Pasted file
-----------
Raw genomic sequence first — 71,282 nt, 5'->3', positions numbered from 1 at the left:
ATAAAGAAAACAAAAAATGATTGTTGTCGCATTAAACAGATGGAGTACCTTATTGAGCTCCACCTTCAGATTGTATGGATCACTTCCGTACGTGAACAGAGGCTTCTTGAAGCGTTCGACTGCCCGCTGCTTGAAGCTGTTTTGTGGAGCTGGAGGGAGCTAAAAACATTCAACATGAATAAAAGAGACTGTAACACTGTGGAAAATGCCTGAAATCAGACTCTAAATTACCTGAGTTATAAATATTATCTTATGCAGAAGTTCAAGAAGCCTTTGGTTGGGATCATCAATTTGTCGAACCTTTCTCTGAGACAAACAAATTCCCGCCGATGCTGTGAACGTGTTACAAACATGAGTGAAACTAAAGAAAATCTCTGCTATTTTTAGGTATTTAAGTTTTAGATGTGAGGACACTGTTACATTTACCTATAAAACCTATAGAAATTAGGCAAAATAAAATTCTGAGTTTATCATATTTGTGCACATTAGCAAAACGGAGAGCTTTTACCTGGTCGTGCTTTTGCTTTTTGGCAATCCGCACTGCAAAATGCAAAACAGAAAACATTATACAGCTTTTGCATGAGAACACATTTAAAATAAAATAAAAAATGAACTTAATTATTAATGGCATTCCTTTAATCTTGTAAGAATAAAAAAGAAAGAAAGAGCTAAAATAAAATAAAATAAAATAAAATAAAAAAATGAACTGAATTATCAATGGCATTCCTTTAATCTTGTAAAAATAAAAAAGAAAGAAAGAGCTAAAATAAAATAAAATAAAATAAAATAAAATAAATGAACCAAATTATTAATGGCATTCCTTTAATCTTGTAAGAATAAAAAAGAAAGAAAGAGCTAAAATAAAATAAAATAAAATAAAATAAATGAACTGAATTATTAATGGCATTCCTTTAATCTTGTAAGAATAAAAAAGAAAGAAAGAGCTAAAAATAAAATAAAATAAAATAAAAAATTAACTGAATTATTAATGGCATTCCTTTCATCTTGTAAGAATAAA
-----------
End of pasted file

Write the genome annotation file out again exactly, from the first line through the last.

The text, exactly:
Raw genomic sequence first — 71,282 nt, 5'->3', positions numbered from 1 at the left:
ATAAAGAAAACAAAAAATGATTGTTGTCGCATTAAACAGATGGAGTACCTTATTGAGCTCCACCTTCAGATTGTATGGATCACTTCCGTACGTGAACAGAGGCTTCTTGAAGCGTTCGACTGCCCGCTGCTTGAAGCTGTTTTGTGGAGCTGGAGGGAGCTAAAAACATTCAACATGAATAAAAGAGACTGTAACACTGTGGAAAATGCCTGAAATCAGACTCTAAATTACCTGAGTTATAAATATTATCTTATGCAGAAGTTCAAGAAGCCTTTGGTTGGGATCATCAATTTGTCGAACCTTTCTCTGAGACAAACAAATTCCCGCCGATGCTGTGAACGTGTTACAAACATGAGTGAAACTAAAGAAAATCTCTGCTATTTTTAGGTATTTAAGTTTTAGATGTGAGGACACTGTTACATTTACCTATAAAACCTATAGAAATTAGGCAAAATAAAATTCTGAGTTTATCATATTTGTGCACATTAGCAAAACGGAGAGCTTTTACCTGGTCGTGCTTTTGCTTTTTGGCAATCCGCACTGCAAAATGCAAAACAGAAAACATTATACAGCTTTTGCATGAGAACACATTTAAAATAAAATAAAAAATGAACTTAATTATTAATGGCATTCCTTTAATCTTGTAAGAATAAAAAAGAAAGAAAGAGCTAAAATAAAATAAAATAAAATAAAATAAAAAAATGAACTGAATTATCAATGGCATTCCTTTAATCTTGTAAAAATAAAAAAGAAAGAAAGAGCTAAAATAAAATAAAATAAAATAAAATAAAATAAATGAACCAAATTATTAATGGCATTCCTTTAATCTTGTAAGAATAAAAAAGAAAGAAAGAGCTAAAATAAAATAAAATAAAATAAAATAAATGAACTGAATTATTAATGGCATTCCTTTAATCTTGTAAGAATAAAAAAGAAAGAAAGAGCTAAAAATAAAATAAAATAAAATAAAAAATTAACTGAATTATTAATGGCATTCCTTTCATCTTGTAAGAATAAA